Certainly, there is cause for concern based on the recent statistics reported by A. Borath and G. Tellis in “Choice of and Payoff to Alternate Strategies for Innovation,” which emphasize the pitfalls of attempting to shortcut innovation with acquisition, as well as the 70%-90% failure rate for M&As noted by C. Christensen, et al (“The Big Idea:  The New M&A Playbook,” Harvard Business Review, March 2011).  However, T.J. Heed and R. McManus of Accenture (“Who Says M&A Doesn’t Create Value?”) note a less severe failure rate of 58%.  What it seems to come to is how well an acquisition fits with the overall strategy, and is then integrated into the company, or as Christensen et al might call, “the nuts and bolts” of putting it all together. Keep in mind that strategic fit is also fundamental to organic development.  What are the parameters of the technology and product portfolio, and how much of the R&D budget goes to any initiative?  Additionally, there is no guarantee that organically driven products will be successful, as attested by industry data indicating that 80% of newly introduced products will fail to meet business goals in three years.  This is often the reason why companies place an emphasis on proof of concept and proof of market potential for committing to a new innovation. As the economy is moving beyond the recent recession, companies are showing more of an appetite for M&As.   Robert Shea, writing for Forbes in 2012 (“Why Half of M&As Fail and What You Can Do About It.”) notes several key questions that a company needs to address in an acquisition.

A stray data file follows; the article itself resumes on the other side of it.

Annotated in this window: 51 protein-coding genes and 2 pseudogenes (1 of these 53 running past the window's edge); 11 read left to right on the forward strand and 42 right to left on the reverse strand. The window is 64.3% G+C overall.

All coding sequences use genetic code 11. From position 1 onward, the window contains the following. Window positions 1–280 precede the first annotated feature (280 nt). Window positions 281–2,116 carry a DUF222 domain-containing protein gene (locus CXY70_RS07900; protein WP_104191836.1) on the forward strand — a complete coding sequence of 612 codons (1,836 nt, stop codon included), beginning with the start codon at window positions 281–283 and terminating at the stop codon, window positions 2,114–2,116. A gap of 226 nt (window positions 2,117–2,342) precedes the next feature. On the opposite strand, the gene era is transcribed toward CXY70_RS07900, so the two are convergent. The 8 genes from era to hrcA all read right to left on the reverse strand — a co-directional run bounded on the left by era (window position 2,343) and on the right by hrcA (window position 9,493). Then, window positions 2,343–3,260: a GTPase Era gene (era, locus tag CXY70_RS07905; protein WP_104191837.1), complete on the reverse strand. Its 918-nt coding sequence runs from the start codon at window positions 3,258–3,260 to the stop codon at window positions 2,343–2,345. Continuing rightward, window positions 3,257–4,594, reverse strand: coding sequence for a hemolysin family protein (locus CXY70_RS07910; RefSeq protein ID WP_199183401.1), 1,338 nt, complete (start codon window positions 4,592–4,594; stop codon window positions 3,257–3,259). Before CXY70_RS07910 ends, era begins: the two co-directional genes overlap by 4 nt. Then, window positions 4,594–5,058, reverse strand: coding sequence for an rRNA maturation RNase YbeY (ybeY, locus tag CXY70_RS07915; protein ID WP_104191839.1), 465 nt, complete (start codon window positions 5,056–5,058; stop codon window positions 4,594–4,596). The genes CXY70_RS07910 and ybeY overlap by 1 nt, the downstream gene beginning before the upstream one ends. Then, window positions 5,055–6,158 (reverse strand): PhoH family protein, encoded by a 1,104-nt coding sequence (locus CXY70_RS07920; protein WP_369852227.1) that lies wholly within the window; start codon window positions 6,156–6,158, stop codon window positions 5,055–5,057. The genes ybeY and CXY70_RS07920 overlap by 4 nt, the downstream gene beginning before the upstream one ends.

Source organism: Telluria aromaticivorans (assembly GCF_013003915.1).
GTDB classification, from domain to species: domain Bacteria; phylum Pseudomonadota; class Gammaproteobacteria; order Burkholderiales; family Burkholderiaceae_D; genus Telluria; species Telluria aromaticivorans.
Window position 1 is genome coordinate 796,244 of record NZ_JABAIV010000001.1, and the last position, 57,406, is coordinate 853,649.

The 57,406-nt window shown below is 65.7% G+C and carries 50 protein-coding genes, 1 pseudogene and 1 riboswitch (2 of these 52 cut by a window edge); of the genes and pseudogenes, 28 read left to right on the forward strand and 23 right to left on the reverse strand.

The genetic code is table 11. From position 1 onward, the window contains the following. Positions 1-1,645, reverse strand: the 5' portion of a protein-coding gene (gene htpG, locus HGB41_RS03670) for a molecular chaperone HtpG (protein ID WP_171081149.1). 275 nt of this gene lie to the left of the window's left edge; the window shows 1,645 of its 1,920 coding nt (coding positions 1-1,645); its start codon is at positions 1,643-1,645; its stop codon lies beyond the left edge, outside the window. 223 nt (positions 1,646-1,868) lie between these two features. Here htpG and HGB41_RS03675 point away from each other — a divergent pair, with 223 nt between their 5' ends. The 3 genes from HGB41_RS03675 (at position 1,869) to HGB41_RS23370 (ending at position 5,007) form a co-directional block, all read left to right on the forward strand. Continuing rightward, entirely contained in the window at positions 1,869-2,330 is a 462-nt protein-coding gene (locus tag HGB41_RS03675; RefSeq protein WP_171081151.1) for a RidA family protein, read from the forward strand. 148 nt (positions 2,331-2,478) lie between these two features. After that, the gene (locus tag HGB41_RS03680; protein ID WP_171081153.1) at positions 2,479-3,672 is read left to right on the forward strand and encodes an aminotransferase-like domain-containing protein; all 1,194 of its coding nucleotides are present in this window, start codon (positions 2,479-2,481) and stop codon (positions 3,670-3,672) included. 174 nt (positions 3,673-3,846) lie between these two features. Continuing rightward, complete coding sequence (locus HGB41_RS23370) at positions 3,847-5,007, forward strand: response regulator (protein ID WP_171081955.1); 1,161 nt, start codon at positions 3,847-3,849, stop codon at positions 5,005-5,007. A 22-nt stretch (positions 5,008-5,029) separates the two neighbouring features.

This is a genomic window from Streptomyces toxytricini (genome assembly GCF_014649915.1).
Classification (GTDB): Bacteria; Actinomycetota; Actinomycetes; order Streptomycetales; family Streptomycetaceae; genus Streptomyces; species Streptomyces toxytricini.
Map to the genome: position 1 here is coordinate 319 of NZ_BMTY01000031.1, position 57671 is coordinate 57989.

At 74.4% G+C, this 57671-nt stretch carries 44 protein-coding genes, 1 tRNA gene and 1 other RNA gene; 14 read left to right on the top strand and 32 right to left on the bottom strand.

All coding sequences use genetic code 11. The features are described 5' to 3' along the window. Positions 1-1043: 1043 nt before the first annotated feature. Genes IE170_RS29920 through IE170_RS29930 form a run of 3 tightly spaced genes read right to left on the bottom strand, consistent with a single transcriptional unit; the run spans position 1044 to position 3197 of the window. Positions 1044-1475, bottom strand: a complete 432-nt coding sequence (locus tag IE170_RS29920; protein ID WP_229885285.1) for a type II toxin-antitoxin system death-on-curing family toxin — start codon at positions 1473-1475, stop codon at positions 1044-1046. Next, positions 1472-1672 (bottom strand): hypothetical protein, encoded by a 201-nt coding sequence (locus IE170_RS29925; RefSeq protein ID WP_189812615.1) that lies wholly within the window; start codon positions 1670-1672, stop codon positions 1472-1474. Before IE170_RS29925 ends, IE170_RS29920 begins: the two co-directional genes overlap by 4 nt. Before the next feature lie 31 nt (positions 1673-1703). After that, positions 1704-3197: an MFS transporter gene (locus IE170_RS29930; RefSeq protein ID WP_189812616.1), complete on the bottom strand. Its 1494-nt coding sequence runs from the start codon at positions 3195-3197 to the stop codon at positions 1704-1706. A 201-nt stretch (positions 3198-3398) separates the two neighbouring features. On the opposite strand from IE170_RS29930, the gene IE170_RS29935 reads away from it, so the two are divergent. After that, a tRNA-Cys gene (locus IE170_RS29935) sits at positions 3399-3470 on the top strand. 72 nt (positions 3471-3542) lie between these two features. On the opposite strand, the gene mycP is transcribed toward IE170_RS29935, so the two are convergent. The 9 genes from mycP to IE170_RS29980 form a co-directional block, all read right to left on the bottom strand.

• Is there sufficient management capacity to take on the integration process?
  • Has the culture of the target acquisition been thoroughly assessed and is it compatible with that of the acquiring company?
  • Is the deal in line with corporate strategy?
  • Is the deal priced so that the acquiring company can invest adequate resources for the integration, and still have an ROI that passes the hurdle rate?
  • Is the acquisition, a better choice than all other alternatives?

I recommend the balanced strategy for growth.  Organic innovation may be the preferred path, but a wise assessment of acquisition opportunities may be the wise choice.  Just don’t forget the nuts and bolts.

Kane (“K-9 Intern”)

I received the Borah and Tellis “Make, Buy, or Ally”report last night after the rest of the team had reviewed it. My thoughts? It tasted pretty good, but not nearly as good as kibble.


Much like in the natural world, players in the business world need to be able to adapt to changes and innovate in order to survive and thrive. Under high stress to innovate, it is important for firms to carefully assess and contemplate each potential “shortcut” they may be taking to adapt quickly in this world’s business environment.